Max Jarrett on Energy Economics
15 Jun 2020
Max Jarrett, Africa Programme Manager for the International Energy Agency, explains how access to sustainable modern energy impacts education, health, and the future of a nation.
Hosted by Jeff Kavanaugh, VP and Head of the Infosys Knowledge Institute.
“Unless you have energy, just like a human being, unless you eat or drink water, you can't do anything. Unless we get to a scale where the majority of Africans have the access to energy that they need, that first principle, you can't be talking about a truly transformed African continent.” Max Jarrett
Jeff describes the energy price drop in April 2020
Maximilian Jarrett, you work at the International Energy Agency as its first Programme Manager for Africa. What is it about energy economics in Africa that's so important to you?
Jeff introduces Max Jarrett
You've mentioned about some early ideas on power. What really inspired you to join the IEA?
If you go back early, especially back in college or early in your career, was there anything that you noticed about energy? What has changed maybe today about how energy affects power and politics, compared to when you were younger?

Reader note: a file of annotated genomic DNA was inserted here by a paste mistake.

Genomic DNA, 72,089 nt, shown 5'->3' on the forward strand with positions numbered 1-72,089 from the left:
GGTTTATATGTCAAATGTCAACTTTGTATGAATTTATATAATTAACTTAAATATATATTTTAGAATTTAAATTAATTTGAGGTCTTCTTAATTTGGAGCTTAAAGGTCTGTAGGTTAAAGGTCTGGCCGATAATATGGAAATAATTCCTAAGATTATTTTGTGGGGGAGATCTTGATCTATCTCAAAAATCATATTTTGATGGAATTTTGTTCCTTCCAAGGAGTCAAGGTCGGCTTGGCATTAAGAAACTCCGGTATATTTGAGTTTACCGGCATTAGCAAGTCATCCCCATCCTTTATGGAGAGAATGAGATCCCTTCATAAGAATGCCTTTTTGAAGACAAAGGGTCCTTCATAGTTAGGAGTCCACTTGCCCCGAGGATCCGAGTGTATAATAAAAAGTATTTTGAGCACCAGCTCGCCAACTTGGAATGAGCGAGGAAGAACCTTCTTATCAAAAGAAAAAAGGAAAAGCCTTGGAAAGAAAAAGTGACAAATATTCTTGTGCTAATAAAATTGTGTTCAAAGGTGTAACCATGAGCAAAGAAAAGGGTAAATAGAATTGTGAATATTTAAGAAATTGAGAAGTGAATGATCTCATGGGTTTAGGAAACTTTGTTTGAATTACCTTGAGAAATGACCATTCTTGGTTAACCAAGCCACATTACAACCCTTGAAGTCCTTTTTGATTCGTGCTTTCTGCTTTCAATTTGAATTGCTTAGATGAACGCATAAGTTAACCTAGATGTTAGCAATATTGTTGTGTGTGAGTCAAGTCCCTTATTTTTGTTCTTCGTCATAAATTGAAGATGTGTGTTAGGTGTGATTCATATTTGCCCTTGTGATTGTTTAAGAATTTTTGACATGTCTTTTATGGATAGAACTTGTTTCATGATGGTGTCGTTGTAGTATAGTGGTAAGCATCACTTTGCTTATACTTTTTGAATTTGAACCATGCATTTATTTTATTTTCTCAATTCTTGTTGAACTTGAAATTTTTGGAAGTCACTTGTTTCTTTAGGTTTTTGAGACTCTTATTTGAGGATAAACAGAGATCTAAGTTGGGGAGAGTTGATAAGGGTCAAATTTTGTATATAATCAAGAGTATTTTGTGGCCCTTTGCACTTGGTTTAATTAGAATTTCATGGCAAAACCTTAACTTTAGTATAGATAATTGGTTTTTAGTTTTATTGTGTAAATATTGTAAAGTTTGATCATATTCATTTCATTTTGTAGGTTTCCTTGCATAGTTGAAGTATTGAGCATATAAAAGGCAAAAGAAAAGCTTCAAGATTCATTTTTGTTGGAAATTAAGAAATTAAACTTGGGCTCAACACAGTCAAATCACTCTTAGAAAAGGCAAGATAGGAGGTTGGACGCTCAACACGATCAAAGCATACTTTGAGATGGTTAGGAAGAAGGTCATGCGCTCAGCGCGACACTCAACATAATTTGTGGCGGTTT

You mentioned energy, water, food. Can you talk about maybe, almost like a Maslow's ladder, how these structural foundational things affect those more aspirational or more sophisticated components, and how maybe it's important for Africa?
As you look to the past few years, what are the green shoots or the hopeful signs of progress that you've seen?
What are some implications and opportunities as [the emergence of China] has happened? And has that played out or do you still see that as being important for the future?
What do you see is the mix of sources of energy, from traditional, to solar, hydro, or even some of the newer types?
As you think about energy in your program, what are you thinking about for education and for people to gain skills, and to be able to maybe transfer more and more of that wealth into the African society of the different countries? Learning is important. How do you use your role or your platform to help learning and build this for the future?
For the business leader, the executive, what can they do working with opportunities in Africa going forward, whether it's the consumer, whether it's productive capacity or trading relationships?
Max shares reading and news source recommendations